Increasing number of teens use social media as primary source of news


Andie Korenge

Many teens use social media on a daily basis, consequently getting the majority of their news from them. However, while social media increases the visibility of news, it is also common for it to be drenched in misinformation, which may actively influence or skew teens’ opinions on what they are viewing.

Andie Korenge, Feature Editor

With her eyes fixated on the screen, finger swiping from one TikTok video to the next, an endless cycle of scrolling has been initiated. First, a video of a beauty influencer reviewing the skin care products she was sent, then a college student detailing what they ate in a day; after that, a vlog providing viewers a glimpse into the life of a content creator. However, with another scroll, there is a video reporting the latest news. Sharing news–once exclusively the role of newspapers, stations and professional journalists–is now also that of social media platforms.

Current teenagers, part of the digital first-generation, were born in a time with easy access to social media. Many were practically raised on it as a result. Therefore, in comparison to older generations, teens are much more dependent on social media, whether that be for receiving advice, venting or getting the news.

In a 2019 survey conducted by Common Sense and SurveyMonkey, it was revealed that 54% of teenagers get news from social media platforms at least a few times a week. Additionally, in an 2022 Ofcom report, it was determined that the number of people viewing news content on TikTok increased from 800,000 in 2020 to 3.9 million in 2022, with Instagram proving to be the most popular news source among youth in 2022. This means that social media has assimilated into teenage life as not just a source of entertainment but a source of news as well. Social media has become what newspapers once were–a resource that allows people, including the student body of Marjory Stoneman Douglas High School, to stay informed.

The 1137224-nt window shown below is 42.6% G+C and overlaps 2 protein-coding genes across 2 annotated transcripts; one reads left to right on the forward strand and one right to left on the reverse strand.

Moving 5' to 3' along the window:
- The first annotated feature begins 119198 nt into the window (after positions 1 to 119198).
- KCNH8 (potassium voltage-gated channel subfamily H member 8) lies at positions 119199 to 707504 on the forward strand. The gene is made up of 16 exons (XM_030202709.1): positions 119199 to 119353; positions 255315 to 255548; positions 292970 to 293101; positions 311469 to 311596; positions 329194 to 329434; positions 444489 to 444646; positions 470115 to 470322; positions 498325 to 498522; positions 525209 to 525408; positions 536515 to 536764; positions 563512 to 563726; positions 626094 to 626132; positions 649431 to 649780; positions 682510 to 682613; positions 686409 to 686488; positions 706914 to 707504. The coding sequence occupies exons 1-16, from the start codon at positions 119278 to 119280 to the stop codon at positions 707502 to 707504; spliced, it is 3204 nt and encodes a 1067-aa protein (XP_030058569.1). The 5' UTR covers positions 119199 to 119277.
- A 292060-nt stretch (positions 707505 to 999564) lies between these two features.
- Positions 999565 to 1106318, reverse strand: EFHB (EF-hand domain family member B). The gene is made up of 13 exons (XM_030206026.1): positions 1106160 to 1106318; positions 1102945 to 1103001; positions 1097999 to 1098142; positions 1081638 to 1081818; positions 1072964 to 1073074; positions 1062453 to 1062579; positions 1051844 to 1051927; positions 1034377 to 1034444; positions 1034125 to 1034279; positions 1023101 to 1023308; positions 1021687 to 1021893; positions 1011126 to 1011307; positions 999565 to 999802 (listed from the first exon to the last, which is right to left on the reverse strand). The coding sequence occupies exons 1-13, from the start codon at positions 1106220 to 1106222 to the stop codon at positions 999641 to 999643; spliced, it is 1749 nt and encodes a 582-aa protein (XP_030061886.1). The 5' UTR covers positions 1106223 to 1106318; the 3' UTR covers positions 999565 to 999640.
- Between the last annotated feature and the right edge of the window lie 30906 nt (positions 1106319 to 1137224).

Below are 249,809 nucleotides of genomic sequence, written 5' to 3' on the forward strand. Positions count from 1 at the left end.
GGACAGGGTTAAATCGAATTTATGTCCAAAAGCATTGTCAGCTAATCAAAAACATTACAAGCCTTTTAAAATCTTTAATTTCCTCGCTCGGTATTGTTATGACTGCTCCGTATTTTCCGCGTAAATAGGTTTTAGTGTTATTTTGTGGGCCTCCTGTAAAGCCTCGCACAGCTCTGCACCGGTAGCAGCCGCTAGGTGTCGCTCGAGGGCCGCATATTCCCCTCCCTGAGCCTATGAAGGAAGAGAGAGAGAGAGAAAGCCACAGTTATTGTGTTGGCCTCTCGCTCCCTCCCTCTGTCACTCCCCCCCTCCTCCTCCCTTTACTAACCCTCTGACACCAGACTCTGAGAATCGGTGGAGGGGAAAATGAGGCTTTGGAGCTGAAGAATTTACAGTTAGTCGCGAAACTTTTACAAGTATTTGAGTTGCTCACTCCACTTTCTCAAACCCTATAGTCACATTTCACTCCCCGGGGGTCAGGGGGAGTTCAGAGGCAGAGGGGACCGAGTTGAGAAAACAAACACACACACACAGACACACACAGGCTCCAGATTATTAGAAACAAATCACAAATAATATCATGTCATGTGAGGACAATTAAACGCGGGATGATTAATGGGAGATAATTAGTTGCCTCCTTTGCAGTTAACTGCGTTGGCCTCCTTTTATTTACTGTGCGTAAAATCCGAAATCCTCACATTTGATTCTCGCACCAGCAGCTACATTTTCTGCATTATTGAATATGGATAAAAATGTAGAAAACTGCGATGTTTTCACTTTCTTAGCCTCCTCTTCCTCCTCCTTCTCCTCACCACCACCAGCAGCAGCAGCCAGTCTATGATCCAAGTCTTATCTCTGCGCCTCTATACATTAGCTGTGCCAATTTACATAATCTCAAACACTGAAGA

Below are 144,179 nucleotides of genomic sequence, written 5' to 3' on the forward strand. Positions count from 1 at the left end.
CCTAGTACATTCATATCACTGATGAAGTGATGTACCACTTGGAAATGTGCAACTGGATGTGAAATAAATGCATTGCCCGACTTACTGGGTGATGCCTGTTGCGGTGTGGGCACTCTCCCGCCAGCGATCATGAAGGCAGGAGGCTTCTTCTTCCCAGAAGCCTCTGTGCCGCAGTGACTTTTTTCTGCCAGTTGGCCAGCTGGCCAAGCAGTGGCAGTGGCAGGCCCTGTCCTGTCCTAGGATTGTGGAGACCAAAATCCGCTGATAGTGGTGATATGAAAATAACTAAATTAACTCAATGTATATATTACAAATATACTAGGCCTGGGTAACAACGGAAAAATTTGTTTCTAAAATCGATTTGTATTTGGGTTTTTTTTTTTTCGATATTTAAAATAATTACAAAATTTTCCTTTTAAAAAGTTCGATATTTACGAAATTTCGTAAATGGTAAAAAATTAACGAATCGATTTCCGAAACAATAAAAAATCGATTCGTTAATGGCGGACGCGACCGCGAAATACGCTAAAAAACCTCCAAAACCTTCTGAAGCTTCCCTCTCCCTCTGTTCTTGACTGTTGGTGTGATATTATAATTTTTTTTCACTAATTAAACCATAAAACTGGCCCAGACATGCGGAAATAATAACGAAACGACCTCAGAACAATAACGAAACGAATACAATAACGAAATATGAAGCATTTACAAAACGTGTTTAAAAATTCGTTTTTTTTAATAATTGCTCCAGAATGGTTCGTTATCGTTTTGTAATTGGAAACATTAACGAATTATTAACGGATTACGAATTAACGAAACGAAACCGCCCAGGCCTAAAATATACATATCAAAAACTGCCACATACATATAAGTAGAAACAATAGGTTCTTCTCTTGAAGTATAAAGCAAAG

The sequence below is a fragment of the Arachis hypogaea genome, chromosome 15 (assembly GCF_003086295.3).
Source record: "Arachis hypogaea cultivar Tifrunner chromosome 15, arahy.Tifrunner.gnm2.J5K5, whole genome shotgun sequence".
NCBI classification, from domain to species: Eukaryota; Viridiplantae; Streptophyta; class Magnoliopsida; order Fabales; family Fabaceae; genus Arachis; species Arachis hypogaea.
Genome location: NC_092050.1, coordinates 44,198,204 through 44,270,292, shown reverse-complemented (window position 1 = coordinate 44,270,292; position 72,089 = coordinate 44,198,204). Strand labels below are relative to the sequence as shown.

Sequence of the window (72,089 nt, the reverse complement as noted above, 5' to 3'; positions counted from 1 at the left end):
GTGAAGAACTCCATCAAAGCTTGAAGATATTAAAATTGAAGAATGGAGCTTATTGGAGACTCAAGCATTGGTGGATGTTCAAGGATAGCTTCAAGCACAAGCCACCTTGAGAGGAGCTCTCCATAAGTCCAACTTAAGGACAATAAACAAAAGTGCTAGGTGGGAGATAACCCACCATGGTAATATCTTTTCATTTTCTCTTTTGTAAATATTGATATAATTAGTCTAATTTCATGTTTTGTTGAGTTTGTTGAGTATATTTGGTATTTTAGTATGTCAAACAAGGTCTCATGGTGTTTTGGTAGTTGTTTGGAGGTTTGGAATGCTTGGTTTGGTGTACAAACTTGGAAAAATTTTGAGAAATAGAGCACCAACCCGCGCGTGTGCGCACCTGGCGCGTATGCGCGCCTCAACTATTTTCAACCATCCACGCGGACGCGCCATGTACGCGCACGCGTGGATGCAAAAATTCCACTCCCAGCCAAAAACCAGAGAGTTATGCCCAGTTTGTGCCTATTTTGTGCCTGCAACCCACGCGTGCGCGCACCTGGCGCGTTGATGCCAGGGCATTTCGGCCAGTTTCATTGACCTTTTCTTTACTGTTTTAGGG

“I usually get news from social media pretty often,” junior Lily Fang said. “Whether it’s scrolling through Twitter and seeing news pop up on the trending tab or seeing news on my friends’ stories, I’ll always be seeing something about what’s happening in the world today.”

Such dependence upon social media for news concerns many when it comes to the spread of misinformation. According to Statista, 67% of United States adults claim to have, at least once, come across false information on social media. However, it is not just the older generations that are skeptical of the news found on social media platforms. The teens consuming the news are almost equally as wary of its reliability. Further proving this point, in the Ofcom report, only 30% of teens reported actually trusting the news they viewed on TikTok.

Among the MSD students interviewed, it was expressed by all that misinformation was a prevalent problem on social media platforms. However, the fact remains that all still used social media as a news source, a finding consistent with that of the Ofcom report.

“I think there’s a lot of misinformation spread on social media,” Fang said. “It’s kind of like a game of telephone; it’s easy to hear one story from one person but a different story from someone else, especially when it comes to posts or messages. People also view things differently, so their stories may be warped from the original, whether on purpose or not.”